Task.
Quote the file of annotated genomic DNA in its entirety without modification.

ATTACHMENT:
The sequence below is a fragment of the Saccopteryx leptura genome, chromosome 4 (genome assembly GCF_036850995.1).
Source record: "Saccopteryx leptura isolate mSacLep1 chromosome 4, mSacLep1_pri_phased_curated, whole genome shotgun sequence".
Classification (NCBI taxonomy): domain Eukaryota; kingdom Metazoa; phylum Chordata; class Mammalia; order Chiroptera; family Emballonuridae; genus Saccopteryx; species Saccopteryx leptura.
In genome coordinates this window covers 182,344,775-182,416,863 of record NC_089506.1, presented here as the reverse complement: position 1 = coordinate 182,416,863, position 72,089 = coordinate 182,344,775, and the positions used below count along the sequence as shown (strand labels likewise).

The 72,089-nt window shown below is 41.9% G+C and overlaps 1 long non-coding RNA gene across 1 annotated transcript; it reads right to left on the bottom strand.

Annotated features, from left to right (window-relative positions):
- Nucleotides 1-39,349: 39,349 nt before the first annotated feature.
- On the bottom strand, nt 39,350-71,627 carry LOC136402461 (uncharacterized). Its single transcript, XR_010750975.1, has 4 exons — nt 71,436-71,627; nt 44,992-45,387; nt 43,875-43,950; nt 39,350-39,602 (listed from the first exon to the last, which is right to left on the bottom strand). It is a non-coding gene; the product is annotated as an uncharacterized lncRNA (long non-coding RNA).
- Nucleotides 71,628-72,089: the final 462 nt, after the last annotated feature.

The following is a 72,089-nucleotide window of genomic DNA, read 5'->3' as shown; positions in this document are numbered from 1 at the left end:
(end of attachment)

The sequence below is a fragment of the Saccopteryx leptura genome, chromosome 4 (genome assembly GCF_036850995.1).
Source record: "Saccopteryx leptura isolate mSacLep1 chromosome 4, mSacLep1_pri_phased_curated, whole genome shotgun sequence".
Classification (NCBI taxonomy): domain Eukaryota; kingdom Metazoa; phylum Chordata; class Mammalia; order Chiroptera; family Emballonuridae; genus Saccopteryx; species Saccopteryx leptura.
In genome coordinates this window covers 182,344,775-182,416,863 of record NC_089506.1, presented here as the reverse complement: position 1 = coordinate 182,416,863, position 72,089 = coordinate 182,344,775, and the positions used below count along the sequence as shown (strand labels likewise).

The 72,089-nt window shown below is 41.9% G+C and overlaps 1 long non-coding RNA gene across 1 annotated transcript; it reads right to left on the bottom strand.

Annotated features, from left to right (window-relative positions):
- Nucleotides 1-39,349: 39,349 nt before the first annotated feature.
- On the bottom strand, nt 39,350-71,627 carry LOC136402461 (uncharacterized). Its single transcript, XR_010750975.1, has 4 exons — nt 71,436-71,627; nt 44,992-45,387; nt 43,875-43,950; nt 39,350-39,602 (listed from the first exon to the last, which is right to left on the bottom strand). It is a non-coding gene; the product is annotated as an uncharacterized lncRNA (long non-coding RNA).
- Nucleotides 71,628-72,089: the final 462 nt, after the last annotated feature.

The following is a 72,089-nucleotide window of genomic DNA, read 5'->3' as shown; positions in this document are numbered from 1 at the left end: